One of a pair of 28 bore shotguns utilising the etched technique of engraving. In this instance the main engraved surface is masked off with a ‘resist’ made from beeswax, aspheltum and turpentine, and a nitric acid solution is applied to the surface, the unmasked area being etched away. The background is then carefully textured and the main surface area engraved in the traditional manner. The etched background when executed cleanly gives a great contrast.

 A stunning little .410 engraved with fine rose and scroll, Bobwhite quail and carved leaf fences. One of the original modern production .410’s from the 1980’s this gun re-launched the droplock design into the collectors market and paved the way for subsequent bores and model introductions. 

   Two pairs of .410/28 bores built for friends. These guns illustrate very clearly how different peoples tastes can be. On the one hand you have a very Italianate design and yet the other shows bold English design.

  An interesting trio of guns consisting of a .410, 28 and 20 bore. Obviously intended for the USA, the scaled action frames mean that each gun has subtle differences in the final layout and execution. They are often an engravers nightmare!

 A wonderful little .410 executed by the Tallett family. The whole specifics of this gun were determined by its owner including the game scenes that were reproduced from William Harnden Foster’s ‘New England Grouse Shooting’. 

 A modern interpretation of the gun seen at the end of this posting. A beautiful little .410 built purposefully for quail shooting, it exemplifies the highest qualities expected of a modern Westley Richards shotgun.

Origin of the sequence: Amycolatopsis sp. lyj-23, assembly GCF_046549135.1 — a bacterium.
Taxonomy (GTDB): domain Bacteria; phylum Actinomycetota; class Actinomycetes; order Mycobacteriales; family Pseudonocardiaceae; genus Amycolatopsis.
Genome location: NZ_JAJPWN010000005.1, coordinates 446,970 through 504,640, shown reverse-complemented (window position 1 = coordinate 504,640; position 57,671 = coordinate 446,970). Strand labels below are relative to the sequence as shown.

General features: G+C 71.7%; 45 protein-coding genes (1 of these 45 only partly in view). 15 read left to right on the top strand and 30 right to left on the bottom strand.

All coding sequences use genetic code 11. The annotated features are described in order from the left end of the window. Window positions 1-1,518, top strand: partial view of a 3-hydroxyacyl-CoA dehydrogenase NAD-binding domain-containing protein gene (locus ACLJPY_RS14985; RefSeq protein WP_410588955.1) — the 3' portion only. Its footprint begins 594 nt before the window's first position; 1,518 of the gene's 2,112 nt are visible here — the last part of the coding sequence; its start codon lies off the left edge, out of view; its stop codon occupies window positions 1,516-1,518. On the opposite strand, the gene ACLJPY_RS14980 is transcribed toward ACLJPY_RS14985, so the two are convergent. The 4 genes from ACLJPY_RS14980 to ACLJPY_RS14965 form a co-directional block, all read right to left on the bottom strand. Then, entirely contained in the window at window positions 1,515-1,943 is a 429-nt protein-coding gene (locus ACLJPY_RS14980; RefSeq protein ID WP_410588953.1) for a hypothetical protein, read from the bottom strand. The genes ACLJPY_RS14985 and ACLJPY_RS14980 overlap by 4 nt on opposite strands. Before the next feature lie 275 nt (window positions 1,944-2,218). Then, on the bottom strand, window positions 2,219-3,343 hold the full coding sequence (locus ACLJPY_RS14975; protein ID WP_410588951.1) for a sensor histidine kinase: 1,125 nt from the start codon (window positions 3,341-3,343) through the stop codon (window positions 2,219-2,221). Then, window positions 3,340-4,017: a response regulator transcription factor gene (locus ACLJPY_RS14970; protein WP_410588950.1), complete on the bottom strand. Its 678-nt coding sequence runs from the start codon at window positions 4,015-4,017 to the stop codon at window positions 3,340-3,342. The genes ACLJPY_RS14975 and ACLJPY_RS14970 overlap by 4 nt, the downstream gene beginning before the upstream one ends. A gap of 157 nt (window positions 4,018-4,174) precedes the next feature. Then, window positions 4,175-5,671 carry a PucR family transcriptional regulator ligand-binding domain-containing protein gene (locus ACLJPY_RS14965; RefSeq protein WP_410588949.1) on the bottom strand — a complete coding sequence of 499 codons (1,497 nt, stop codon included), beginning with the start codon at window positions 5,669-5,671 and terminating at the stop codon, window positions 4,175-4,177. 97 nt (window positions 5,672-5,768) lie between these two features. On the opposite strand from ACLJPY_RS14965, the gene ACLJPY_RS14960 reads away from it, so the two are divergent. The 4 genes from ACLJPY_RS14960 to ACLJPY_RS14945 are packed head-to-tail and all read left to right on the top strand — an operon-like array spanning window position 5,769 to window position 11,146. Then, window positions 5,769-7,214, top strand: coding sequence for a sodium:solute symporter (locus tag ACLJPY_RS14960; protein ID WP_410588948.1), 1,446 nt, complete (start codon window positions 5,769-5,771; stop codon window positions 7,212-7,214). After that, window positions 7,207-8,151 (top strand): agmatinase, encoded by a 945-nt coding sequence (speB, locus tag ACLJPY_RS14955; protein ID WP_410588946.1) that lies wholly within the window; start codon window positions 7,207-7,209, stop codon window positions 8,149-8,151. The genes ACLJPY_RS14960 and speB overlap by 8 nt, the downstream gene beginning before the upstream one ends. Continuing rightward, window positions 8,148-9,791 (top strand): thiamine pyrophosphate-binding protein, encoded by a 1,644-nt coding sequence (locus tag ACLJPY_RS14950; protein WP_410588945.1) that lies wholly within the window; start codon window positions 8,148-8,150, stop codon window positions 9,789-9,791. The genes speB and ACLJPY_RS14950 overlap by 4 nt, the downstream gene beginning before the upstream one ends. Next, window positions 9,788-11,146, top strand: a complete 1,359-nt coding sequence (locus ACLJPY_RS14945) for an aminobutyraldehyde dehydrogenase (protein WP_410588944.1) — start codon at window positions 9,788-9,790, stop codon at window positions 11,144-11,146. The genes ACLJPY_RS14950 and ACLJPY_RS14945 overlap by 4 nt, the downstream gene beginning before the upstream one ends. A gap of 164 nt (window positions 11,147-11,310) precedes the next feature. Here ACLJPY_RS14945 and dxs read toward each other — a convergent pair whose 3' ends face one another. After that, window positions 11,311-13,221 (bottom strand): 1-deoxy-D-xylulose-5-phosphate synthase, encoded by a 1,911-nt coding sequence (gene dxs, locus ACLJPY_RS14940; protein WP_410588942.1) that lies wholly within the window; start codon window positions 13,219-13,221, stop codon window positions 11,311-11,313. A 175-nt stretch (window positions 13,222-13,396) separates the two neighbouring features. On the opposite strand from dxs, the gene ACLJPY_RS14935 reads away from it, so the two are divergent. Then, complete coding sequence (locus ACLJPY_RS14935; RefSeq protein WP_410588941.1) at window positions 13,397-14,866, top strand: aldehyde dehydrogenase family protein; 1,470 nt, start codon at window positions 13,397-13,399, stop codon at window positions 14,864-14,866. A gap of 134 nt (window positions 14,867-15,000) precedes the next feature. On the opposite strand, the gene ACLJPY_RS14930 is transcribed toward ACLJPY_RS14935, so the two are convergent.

A very unusual set comprising of a .410 and 28 bore shotgun, embellished with scenes of elephant and buffalo! Not your usual choice of scenes for a pair of shotguns, but certainly very interesting! Once again these guns illustrate just how important design is in order to pull off a unique design.

 Another .410 quail gun. In this instance the game scenes on the action sides were close ups of the quails head, rather than full bird game scenes. It lends a more unusual look to the gun which works really well.

And finally an old masterpiece engraved by the legendary ‘Brown Brothers’. In recent decades they set the standard for ‘high art’ gun engraving producing some of the finest work ever seen. Self taught, they have mastered every technique of gun engraving and embellishment. 

 

3 thoughts on “Westley Richards ‘Gun Archive’ – The Droplock Shotgun

  1. The guns and engraving are unbelievable.They say that usually photographs don’t do them justice.If these guns are even better in the flesh then we are indeed privileged to see them.Its what we have come to expect from WR.If your competitors trawl the Explora they will be deflated by the excellence of these guns!

  2. Trigger

    Thank you for the the collection of stunning pictures of the works of art that Westley Richards has produced. It is always a pleasure to see them.

    Best regards and keep well,
    Keith

  3. bonjour,
    merci pour ces pages qui font du bien aux yeux…
    Quels joyaux… L’excellence même. BRAVO.